Due to its location in the center of a waste ground, Arana also appears to have been used frequently to carry out executions. There are testimonies that mention the frequent sound of gunshots, and a survivor given the opportunity to return to the site pointed out the presence of bullet holes in certain walls. The facility was headed by Miguel “The Englishman” between 1977 y 1979.

La Plata Investigation Brigade

Located at calle 55 Nº 930 in the city of La Plata, the Investigation Brigade operate as a clandestine detention center.

The catholic priest Von Wernich, according to his testimony, claims to know and have seen Liliana Galarza, María Magdalena Mainer, Pablo Joaquín Mainer, Nilda Susana Salamone de Guevara, María del Carmen Morettini, Cecilia Luján Idiart and Domingo Héctor Moncalvillo at the said detention center. As chaplain of the Province of Buenos Aires Police Department, he claims to have assisted them spiritually, and also states that they were montoneros (members of a subversive group).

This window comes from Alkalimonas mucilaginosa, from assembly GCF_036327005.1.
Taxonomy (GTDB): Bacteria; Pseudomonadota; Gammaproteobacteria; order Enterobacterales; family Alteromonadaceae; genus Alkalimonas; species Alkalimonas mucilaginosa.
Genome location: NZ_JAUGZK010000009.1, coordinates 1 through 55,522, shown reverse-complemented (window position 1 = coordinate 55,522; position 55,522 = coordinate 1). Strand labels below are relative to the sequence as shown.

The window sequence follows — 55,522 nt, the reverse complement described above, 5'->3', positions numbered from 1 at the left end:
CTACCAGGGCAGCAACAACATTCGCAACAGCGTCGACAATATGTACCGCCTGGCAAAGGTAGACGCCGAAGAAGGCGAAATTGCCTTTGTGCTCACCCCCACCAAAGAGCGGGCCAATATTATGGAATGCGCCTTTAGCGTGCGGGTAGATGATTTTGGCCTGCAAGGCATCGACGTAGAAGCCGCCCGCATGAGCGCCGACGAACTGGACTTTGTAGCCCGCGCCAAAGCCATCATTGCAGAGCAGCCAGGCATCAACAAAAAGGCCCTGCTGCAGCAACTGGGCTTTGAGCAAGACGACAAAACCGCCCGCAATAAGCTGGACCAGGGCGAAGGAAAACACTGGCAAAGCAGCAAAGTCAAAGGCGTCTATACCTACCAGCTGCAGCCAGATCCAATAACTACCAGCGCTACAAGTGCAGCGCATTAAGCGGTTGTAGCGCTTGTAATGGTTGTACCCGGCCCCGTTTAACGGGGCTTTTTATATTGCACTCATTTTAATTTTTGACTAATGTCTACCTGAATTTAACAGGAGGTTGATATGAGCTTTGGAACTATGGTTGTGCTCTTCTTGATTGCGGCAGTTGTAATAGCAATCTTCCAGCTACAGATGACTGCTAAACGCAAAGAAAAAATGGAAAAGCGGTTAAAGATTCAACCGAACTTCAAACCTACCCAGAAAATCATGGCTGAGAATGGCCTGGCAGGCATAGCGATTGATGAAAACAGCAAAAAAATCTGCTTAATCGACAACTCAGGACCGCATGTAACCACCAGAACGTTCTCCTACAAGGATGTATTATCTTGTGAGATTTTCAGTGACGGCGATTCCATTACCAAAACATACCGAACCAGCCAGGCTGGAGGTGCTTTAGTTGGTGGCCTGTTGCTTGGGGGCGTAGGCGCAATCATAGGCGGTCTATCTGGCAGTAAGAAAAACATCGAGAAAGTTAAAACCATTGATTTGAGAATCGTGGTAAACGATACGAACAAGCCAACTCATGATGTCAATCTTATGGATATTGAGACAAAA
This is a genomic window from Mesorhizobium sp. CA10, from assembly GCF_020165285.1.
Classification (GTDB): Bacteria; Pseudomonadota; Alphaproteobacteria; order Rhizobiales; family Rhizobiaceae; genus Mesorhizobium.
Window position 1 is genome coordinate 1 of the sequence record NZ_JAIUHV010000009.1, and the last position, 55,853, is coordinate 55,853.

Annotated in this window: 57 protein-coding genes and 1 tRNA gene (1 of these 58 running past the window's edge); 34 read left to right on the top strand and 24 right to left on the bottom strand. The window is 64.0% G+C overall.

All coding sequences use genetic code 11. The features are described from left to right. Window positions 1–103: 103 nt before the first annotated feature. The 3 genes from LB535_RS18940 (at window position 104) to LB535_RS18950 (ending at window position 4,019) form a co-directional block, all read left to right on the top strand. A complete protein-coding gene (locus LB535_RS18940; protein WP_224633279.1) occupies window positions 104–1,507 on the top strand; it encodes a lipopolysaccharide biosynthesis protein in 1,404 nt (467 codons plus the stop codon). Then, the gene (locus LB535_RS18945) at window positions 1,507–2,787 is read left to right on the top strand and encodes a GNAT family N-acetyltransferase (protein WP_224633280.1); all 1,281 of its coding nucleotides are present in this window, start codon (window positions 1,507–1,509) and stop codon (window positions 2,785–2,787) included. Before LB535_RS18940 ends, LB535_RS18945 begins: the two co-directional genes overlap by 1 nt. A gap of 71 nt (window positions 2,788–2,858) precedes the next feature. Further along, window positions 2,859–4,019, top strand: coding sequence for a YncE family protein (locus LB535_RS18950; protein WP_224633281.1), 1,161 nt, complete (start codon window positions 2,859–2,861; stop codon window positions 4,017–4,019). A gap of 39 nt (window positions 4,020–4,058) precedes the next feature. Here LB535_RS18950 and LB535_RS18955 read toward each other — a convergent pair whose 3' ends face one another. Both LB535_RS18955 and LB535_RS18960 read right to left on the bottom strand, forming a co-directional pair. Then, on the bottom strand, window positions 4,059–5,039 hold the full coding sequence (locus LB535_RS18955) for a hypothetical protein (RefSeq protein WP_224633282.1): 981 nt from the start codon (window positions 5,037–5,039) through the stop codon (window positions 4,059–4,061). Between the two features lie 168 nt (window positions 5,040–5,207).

Additional proof of the aforementioned is the birth certificate of María Mercedes Galarza, daughter of Liliana Galarza, born on September 13, 1977 at calle 55 and 155 in La Plata—the address corresponding to that of the detention center. The document was certified by doctor María Magdalena Mainer, who, as mentioned earlier, was also detained at the facility. Rubén Oscar Páez was in charge of the center at the time.

Police Station No. 5, La Plata

Located in La Plata on Diagonal 74 between streets 23 and 24, a direct entrance to this facility  existed through a metal gate facing Diagonal 74.

Toward the back of the premises was the prisoner’s section, composed of a gallery with a guardroom to the right. Next there was a metal door with bars that opened into a corridor with a sink, four small cells, and a bathroom. Attached to the same gallery there was a large cell, another of the same length but much wider, and a barred area with a sink, a toilet, and another cell attached. The cells were dark, cold, and damp.